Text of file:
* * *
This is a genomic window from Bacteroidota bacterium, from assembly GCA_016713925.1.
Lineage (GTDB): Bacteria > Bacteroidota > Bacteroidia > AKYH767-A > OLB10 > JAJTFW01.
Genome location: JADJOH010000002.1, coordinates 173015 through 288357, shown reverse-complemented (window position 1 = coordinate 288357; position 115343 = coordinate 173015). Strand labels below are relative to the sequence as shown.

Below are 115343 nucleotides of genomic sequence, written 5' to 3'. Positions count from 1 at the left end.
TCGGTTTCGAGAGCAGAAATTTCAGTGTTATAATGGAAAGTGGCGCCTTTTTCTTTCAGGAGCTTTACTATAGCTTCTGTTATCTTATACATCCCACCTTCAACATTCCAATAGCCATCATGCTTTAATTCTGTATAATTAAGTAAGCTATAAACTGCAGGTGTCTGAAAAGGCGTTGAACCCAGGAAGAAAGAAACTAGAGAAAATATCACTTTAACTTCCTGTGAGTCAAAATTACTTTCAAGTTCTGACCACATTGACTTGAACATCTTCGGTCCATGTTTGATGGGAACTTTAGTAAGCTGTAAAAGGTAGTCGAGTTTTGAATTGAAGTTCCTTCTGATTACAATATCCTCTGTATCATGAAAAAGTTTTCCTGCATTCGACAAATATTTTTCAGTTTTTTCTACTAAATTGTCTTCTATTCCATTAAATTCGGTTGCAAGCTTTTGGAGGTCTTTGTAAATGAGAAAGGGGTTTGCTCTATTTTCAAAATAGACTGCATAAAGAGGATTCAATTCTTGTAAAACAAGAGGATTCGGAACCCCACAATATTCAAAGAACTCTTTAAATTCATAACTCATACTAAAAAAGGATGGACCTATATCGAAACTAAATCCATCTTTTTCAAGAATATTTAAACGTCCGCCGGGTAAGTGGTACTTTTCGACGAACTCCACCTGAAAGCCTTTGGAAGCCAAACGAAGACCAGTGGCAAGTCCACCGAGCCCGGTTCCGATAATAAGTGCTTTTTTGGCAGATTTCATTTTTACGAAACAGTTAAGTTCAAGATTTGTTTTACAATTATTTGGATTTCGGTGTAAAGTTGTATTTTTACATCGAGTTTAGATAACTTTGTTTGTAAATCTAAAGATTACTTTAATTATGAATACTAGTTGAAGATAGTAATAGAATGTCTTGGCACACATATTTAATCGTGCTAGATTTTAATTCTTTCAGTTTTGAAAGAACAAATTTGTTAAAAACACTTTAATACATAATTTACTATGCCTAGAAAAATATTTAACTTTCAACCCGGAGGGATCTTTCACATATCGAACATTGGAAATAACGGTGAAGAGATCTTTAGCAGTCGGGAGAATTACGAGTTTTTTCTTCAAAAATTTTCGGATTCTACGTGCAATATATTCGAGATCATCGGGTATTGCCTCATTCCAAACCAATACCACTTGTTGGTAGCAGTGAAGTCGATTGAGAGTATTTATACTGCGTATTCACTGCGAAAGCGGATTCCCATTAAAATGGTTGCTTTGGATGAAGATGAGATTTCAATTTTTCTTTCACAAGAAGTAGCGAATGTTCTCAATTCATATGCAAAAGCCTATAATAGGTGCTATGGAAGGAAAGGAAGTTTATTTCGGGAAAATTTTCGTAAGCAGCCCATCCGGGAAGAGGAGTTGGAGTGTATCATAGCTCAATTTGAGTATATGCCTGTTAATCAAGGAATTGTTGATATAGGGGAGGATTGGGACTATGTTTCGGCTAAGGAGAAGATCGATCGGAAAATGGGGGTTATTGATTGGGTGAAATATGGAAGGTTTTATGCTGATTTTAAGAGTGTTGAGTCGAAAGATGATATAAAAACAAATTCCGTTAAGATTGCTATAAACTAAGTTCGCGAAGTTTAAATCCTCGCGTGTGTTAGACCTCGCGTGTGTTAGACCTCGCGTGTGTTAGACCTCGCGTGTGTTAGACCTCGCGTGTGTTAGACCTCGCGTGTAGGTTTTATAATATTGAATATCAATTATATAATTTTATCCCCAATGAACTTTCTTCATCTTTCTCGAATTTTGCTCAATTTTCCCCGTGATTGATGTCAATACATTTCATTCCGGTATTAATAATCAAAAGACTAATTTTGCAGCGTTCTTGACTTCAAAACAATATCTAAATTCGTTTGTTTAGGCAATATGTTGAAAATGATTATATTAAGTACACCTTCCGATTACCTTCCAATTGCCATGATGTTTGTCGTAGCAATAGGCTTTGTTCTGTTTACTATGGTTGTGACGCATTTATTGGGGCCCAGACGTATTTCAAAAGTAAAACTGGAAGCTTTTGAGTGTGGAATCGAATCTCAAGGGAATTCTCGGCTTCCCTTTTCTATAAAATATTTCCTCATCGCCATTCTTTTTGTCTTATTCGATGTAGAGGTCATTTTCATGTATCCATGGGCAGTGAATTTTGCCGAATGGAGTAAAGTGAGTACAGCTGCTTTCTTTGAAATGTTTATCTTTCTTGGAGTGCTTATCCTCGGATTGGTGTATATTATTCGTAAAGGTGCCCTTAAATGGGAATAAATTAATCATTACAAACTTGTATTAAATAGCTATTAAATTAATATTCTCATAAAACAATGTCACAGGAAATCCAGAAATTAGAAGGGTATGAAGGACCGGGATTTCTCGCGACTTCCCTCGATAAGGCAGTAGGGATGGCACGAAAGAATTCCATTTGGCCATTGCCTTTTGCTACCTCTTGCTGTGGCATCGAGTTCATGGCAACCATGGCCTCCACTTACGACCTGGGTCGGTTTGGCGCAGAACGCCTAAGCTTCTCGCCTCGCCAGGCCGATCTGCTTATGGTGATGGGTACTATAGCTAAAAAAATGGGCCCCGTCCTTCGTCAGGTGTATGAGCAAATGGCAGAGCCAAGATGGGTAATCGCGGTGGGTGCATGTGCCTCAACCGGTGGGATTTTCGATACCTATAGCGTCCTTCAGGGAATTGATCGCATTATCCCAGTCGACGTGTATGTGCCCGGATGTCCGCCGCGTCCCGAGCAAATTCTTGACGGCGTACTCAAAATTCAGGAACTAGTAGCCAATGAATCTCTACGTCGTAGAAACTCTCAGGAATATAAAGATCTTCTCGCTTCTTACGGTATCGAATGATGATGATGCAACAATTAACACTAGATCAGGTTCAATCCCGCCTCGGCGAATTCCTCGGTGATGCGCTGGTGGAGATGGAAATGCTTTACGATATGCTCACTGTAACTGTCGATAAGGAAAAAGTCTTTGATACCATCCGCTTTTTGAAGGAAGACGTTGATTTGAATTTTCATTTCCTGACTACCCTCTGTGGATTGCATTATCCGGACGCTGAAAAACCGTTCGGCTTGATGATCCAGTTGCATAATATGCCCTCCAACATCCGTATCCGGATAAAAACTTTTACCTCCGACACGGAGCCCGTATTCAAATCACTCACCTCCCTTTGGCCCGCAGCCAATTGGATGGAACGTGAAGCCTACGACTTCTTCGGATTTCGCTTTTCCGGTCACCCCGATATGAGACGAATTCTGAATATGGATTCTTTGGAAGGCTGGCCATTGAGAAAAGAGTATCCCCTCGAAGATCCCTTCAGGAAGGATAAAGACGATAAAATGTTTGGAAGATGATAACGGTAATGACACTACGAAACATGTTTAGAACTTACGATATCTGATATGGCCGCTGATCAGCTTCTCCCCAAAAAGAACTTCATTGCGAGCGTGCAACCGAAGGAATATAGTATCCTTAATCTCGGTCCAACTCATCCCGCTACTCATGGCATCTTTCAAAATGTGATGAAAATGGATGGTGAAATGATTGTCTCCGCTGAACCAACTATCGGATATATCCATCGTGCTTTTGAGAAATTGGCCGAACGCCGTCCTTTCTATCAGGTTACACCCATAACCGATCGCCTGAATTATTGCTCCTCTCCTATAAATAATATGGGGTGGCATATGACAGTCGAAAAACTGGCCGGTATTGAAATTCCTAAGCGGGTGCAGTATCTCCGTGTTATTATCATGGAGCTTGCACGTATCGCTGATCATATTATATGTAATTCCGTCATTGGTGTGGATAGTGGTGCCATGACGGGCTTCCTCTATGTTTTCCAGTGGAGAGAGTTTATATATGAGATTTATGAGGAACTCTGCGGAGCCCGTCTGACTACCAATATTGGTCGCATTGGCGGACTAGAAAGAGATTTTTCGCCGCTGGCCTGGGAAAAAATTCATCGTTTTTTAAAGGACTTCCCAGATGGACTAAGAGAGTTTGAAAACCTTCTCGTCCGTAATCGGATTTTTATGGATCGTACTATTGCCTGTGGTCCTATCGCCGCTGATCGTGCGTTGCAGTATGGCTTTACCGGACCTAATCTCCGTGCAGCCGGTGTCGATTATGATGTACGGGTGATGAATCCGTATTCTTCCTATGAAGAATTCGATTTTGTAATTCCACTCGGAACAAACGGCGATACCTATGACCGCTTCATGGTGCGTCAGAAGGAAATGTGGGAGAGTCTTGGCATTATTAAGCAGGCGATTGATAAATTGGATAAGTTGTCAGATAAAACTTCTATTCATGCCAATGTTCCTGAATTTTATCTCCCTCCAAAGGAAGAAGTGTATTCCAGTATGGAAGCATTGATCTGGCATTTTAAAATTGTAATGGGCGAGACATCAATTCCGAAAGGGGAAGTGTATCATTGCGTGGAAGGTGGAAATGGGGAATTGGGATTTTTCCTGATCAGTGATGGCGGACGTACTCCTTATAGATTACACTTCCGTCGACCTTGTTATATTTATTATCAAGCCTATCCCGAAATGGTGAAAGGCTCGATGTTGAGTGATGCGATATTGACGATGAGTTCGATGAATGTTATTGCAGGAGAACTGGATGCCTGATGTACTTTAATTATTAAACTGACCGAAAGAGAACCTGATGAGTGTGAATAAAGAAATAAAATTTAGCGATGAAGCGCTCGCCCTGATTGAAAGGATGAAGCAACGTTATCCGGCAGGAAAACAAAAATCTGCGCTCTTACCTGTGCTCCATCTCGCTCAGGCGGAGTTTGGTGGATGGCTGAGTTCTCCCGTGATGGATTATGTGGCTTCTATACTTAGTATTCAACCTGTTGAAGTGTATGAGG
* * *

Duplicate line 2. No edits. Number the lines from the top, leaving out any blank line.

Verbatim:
Lineage (GTDB): Bacteria > Bacteroidota > Bacteroidia > AKYH767-A > OLB10 > JAJTFW01.